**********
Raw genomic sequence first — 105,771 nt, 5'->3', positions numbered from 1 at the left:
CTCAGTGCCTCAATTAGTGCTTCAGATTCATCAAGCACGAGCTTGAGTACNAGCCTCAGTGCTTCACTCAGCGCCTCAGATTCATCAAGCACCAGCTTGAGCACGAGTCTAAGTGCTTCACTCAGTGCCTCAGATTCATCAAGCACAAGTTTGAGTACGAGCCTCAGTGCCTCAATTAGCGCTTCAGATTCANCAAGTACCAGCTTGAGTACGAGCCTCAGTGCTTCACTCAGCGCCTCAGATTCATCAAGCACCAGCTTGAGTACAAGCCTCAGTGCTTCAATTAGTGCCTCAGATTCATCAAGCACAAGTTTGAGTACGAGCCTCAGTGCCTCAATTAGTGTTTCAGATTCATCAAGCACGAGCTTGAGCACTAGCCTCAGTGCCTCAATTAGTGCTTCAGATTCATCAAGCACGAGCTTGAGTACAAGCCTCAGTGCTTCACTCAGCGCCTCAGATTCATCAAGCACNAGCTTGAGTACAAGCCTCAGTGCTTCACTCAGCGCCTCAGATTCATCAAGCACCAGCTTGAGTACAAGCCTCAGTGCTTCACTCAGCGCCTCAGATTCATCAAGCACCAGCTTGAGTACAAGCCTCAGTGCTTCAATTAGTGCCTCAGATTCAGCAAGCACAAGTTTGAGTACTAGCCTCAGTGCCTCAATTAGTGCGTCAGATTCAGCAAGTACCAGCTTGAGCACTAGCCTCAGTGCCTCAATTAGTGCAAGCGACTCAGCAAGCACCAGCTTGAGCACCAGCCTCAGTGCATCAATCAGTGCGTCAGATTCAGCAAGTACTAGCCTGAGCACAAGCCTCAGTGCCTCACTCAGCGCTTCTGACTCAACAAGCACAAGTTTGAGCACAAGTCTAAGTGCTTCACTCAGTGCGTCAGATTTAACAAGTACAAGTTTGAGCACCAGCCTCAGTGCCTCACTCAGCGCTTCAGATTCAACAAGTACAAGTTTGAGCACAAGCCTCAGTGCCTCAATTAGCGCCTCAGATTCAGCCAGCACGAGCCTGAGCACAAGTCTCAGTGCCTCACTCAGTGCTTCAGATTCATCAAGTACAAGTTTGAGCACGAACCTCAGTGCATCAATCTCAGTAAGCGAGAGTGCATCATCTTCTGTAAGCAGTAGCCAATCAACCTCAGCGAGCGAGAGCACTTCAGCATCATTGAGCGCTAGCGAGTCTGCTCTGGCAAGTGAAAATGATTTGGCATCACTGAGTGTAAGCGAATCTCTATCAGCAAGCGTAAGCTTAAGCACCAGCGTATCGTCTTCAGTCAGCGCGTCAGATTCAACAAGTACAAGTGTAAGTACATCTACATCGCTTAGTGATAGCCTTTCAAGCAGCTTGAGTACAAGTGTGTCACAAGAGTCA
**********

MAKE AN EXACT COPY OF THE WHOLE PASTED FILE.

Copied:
Raw genomic sequence first — 105,771 nt, 5'->3', positions numbered from 1 at the left:
CTCAGTGCCTCAATTAGTGCTTCAGATTCATCAAGCACGAGCTTGAGTACNAGCCTCAGTGCTTCACTCAGCGCCTCAGATTCATCAAGCACCAGCTTGAGCACGAGTCTAAGTGCTTCACTCAGTGCCTCAGATTCATCAAGCACAAGTTTGAGTACGAGCCTCAGTGCCTCAATTAGCGCTTCAGATTCANCAAGTACCAGCTTGAGTACGAGCCTCAGTGCTTCACTCAGCGCCTCAGATTCATCAAGCACCAGCTTGAGTACAAGCCTCAGTGCTTCAATTAGTGCCTCAGATTCATCAAGCACAAGTTTGAGTACGAGCCTCAGTGCCTCAATTAGTGTTTCAGATTCATCAAGCACGAGCTTGAGCACTAGCCTCAGTGCCTCAATTAGTGCTTCAGATTCATCAAGCACGAGCTTGAGTACAAGCCTCAGTGCTTCACTCAGCGCCTCAGATTCATCAAGCACNAGCTTGAGTACAAGCCTCAGTGCTTCACTCAGCGCCTCAGATTCATCAAGCACCAGCTTGAGTACAAGCCTCAGTGCTTCACTCAGCGCCTCAGATTCATCAAGCACCAGCTTGAGTACAAGCCTCAGTGCTTCAATTAGTGCCTCAGATTCAGCAAGCACAAGTTTGAGTACTAGCCTCAGTGCCTCAATTAGTGCGTCAGATTCAGCAAGTACCAGCTTGAGCACTAGCCTCAGTGCCTCAATTAGTGCAAGCGACTCAGCAAGCACCAGCTTGAGCACCAGCCTCAGTGCATCAATCAGTGCGTCAGATTCAGCAAGTACTAGCCTGAGCACAAGCCTCAGTGCCTCACTCAGCGCTTCTGACTCAACAAGCACAAGTTTGAGCACAAGTCTAAGTGCTTCACTCAGTGCGTCAGATTTAACAAGTACAAGTTTGAGCACCAGCCTCAGTGCCTCACTCAGCGCTTCAGATTCAACAAGTACAAGTTTGAGCACAAGCCTCAGTGCCTCAATTAGCGCCTCAGATTCAGCCAGCACGAGCCTGAGCACAAGTCTCAGTGCCTCACTCAGTGCTTCAGATTCATCAAGTACAAGTTTGAGCACGAACCTCAGTGCATCAATCTCAGTAAGCGAGAGTGCATCATCTTCTGTAAGCAGTAGCCAATCAACCTCAGCGAGCGAGAGCACTTCAGCATCATTGAGCGCTAGCGAGTCTGCTCTGGCAAGTGAAAATGATTTGGCATCACTGAGTGTAAGCGAATCTCTATCAGCAAGCGTAAGCTTAAGCACCAGCGTATCGTCTTCAGTCAGCGCGTCAGATTCAACAAGTACAAGTGTAAGTACATCTACATCGCTTAGTGATAGCCTTTCAAGCAGCTTGAGTACAAGTGTGTCACAAGAGTCA